I know guitar players out there who own pedal boards that are worth more than their guitars or amps. Many players are constantly trolling through music stores looking for that next great used pedal, sometimes spending hundreds of dollars a pop. For this week’s tech article, I’m going to pick one of the many stomp box brands out there and review a couple of their products. While there are many pedal providers (some big, some small), I went with DMB Pedals this week for one simple reason: I’ve used their pedals and trust their construction.
While I myself am not an electric guitar player (I play bass in rock settings and acoustic guitar in singer/songwriter settings), I respect every bit of what DMB has done. This year they have revamped some of my favorite DMB pedals and have even come out with a couple brand new models. They’ve released The Bumble, Foxy Pirate, Lexi and Americana. Here, I’ll talk about the newly revamped Americana pedal as well as DMB’s staple, Stellar Drive.
Lately, I’ve really been into the country/folk rock sound. There’s nothing more satisfying than a simple song with open-chord accompaniment. In today’s music industry, it’s important to have an American sound. For that, we have the aptly-named Americana pedal from DMB. They’ve had this pedal before but just recently released a four-knob version. The difference between the two versions is that the 4-knob contains a clean control in addition to the drive, level and tone controls. I personally find this fourth knob really handy because it allows you to have a great Americana juxtaposition between a dirty, heavily-driven sound and a clean, folk-like sound.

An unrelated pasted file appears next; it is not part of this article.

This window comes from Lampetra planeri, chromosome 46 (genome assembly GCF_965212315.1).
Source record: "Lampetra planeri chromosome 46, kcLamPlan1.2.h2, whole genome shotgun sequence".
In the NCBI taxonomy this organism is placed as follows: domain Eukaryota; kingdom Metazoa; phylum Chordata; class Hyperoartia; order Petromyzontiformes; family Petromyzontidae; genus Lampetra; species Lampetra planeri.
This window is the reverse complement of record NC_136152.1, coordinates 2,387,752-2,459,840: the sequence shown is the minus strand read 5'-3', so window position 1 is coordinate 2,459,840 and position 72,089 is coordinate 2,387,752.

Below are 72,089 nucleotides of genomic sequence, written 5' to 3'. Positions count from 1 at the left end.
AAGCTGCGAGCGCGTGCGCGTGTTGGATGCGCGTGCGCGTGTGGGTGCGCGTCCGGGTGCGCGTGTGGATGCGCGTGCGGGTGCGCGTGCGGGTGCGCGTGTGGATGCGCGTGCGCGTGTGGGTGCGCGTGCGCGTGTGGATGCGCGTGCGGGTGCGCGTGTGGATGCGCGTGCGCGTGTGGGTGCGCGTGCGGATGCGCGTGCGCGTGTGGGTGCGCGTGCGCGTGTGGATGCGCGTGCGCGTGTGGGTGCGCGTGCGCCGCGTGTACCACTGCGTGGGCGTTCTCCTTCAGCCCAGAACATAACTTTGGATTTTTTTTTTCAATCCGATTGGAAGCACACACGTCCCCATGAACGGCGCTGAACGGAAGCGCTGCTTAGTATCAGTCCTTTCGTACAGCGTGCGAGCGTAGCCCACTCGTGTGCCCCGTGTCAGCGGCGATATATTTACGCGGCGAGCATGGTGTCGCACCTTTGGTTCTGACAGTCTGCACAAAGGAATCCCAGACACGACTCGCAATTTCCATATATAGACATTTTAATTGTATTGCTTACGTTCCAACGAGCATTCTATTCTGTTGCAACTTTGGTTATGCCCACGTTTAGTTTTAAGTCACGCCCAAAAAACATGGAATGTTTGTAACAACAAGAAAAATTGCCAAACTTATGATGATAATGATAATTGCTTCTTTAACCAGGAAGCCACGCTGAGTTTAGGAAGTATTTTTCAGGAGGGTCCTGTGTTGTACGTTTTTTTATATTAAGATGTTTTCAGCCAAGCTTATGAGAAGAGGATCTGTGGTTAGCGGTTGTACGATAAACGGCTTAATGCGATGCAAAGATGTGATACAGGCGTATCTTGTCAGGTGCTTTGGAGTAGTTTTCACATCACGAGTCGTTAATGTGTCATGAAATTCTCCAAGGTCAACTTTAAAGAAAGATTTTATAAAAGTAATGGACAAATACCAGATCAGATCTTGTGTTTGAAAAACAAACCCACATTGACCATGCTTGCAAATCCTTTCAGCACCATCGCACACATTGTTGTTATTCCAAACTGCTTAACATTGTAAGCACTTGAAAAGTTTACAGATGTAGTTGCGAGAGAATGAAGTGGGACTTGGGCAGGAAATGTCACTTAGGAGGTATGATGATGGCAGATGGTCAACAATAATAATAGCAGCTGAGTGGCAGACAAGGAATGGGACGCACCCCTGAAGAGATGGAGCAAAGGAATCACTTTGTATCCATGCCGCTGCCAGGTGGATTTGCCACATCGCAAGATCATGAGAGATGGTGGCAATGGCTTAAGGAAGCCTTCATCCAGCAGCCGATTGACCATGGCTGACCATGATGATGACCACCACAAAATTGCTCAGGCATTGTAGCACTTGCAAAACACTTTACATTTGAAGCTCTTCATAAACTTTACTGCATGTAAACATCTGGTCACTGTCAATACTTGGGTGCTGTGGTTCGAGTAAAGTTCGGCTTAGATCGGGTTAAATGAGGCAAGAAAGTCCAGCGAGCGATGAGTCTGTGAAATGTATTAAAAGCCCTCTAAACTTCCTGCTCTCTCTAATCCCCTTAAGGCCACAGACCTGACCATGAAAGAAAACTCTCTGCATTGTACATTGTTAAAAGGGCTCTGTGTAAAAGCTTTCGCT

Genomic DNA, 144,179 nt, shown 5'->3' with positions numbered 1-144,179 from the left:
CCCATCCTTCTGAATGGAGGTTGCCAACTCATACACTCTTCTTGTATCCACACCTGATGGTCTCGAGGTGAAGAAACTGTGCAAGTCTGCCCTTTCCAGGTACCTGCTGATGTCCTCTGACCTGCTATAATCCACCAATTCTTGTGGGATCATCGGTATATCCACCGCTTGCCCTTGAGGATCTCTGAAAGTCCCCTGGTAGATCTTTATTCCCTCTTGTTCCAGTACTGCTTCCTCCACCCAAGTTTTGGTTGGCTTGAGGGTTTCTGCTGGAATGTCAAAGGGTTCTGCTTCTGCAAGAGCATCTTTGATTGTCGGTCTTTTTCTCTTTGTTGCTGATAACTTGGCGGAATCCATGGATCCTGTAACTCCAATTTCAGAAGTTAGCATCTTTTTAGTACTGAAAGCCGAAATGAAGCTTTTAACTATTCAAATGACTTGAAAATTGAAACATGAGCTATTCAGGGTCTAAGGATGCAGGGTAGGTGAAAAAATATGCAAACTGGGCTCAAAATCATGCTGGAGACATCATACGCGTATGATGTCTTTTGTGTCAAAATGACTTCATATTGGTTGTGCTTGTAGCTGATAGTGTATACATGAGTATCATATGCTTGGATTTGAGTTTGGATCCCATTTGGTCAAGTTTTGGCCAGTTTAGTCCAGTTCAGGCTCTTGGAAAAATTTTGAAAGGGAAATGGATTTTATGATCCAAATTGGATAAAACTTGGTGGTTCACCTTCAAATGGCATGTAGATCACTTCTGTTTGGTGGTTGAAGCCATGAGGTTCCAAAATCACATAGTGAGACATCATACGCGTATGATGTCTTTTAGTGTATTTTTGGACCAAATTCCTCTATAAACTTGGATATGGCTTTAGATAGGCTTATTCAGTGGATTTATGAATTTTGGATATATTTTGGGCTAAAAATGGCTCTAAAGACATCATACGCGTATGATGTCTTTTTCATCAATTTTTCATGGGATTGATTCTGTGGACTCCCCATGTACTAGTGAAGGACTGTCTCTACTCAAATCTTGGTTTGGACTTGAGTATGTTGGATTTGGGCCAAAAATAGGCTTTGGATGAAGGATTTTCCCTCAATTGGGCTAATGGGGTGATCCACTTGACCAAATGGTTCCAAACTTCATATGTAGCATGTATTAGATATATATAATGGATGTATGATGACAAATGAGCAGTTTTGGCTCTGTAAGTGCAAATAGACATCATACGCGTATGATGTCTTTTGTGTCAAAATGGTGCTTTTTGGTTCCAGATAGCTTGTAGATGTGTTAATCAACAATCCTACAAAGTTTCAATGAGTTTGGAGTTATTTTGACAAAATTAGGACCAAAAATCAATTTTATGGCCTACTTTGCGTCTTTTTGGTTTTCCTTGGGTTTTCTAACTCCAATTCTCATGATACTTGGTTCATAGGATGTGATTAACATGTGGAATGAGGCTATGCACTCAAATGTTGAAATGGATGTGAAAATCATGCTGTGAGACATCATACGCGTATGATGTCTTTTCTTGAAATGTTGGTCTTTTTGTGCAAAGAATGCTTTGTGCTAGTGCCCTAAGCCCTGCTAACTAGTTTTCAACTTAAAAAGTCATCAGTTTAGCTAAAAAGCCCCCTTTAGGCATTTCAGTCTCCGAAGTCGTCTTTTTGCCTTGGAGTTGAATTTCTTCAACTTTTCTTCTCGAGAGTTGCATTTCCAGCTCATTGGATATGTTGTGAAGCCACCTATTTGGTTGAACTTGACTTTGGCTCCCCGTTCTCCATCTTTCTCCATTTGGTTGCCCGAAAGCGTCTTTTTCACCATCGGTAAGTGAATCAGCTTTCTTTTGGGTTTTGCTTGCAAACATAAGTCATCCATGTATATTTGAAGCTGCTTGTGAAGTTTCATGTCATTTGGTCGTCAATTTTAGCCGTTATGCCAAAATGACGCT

In general, this pedal has seemed a bit more raw than a standard overdrive pedal. Where it shines, though, is in the open chords (hence why I use it for more folk-rock songs). It seems to give me some more upper frequencies as well. While it may lack a little in fullness, it makes up for it in true American grit/flavor. Additionally, as mentioned above, you can add a touch of clean to your sound by using that fourth knob. Overall, it’s a great unit.
This pedal seems to be, for lack of a better term, a more traditional overdrive pedal. Right off the bat, it is clearly a fuller option. The mids and lows come through extremely well. What I find most impressive about this though, though, is its versatility. With this unit, you can also get a fourth clean knob to add a bit of a third dimension to your sound (as noted by a DMB reviewer). The sound is somewhere between alt rock and blues rock, with solid overdrive grit for lead guitar riffs and full inner frequencies for rhythm guitar enforcement. In general I find this pedal effective, although at times it seems a little difficult to break up the sound beyond recognition. I sometimes like my overdrive pedals to have enough drive headroom to give me a fuzz-like sound; this pedal keeps the guitar’s tone fully intact all the way through. It’s a only minor setback though, and Stellar Drive will guarantee a full, reliable tone for any rock/funk guitarist.
Overall, DMB is a very solid manufacturer. There is often a waitlist for their products so I recommend heading to their website and ordering a product as soon as they announce it, before demand becomes too great. DMB do make and guarantee each one of their pedals. And while you sometimes have to wait for the product’s completion, the quality is worth it. These pedals are unique, versatile and rugged: a great addition to anyone’s board.